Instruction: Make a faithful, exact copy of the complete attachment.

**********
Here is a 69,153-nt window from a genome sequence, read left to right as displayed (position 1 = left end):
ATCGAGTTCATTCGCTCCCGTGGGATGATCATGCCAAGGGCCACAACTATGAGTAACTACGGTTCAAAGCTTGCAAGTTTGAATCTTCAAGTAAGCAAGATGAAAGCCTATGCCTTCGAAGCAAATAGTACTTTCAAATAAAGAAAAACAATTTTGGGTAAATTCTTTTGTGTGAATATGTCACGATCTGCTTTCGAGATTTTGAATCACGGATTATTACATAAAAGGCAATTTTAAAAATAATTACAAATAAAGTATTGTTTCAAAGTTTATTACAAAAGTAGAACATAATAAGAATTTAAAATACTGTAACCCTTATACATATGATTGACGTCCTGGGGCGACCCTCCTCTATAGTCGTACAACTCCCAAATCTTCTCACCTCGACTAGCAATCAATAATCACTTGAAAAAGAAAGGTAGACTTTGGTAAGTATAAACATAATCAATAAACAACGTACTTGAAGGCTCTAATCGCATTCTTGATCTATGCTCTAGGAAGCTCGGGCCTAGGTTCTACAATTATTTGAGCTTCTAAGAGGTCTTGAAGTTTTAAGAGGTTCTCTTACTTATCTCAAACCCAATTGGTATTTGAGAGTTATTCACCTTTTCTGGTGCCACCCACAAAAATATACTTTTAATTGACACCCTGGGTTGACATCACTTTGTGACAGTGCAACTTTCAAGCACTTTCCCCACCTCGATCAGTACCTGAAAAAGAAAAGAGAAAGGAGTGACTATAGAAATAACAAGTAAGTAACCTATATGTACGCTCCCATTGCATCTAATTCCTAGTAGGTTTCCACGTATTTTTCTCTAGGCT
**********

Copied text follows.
Here is a 69,153-nt window from a genome sequence, read left to right as displayed (position 1 = left end):
ATCGAGTTCATTCGCTCCCGTGGGATGATCATGCCAAGGGCCACAACTATGAGTAACTACGGTTCAAAGCTTGCAAGTTTGAATCTTCAAGTAAGCAAGATGAAAGCCTATGCCTTCGAAGCAAATAGTACTTTCAAATAAAGAAAAACAATTTTGGGTAAATTCTTTTGTGTGAATATGTCACGATCTGCTTTCGAGATTTTGAATCACGGATTATTACATAAAAGGCAATTTTAAAAATAATTACAAATAAAGTATTGTTTCAAAGTTTATTACAAAAGTAGAACATAATAAGAATTTAAAATACTGTAACCCTTATACATATGATTGACGTCCTGGGGCGACCCTCCTCTATAGTCGTACAACTCCCAAATCTTCTCACCTCGACTAGCAATCAATAATCACTTGAAAAAGAAAGGTAGACTTTGGTAAGTATAAACATAATCAATAAACAACGTACTTGAAGGCTCTAATCGCATTCTTGATCTATGCTCTAGGAAGCTCGGGCCTAGGTTCTACAATTATTTGAGCTTCTAAGAGGTCTTGAAGTTTTAAGAGGTTCTCTTACTTATCTCAAACCCAATTGGTATTTGAGAGTTATTCACCTTTTCTGGTGCCACCCACAAAAATATACTTTTAATTGACACCCTGGGTTGACATCACTTTGTGACAGTGCAACTTTCAAGCACTTTCCCCACCTCGATCAGTACCTGAAAAAGAAAAGAGAAAGGAGTGACTATAGAAATAACAAGTAAGTAACCTATATGTACGCTCCCATTGCATCTAATTCCTAGTAGGTTTCCACGTATTTTTCTCTAGGCT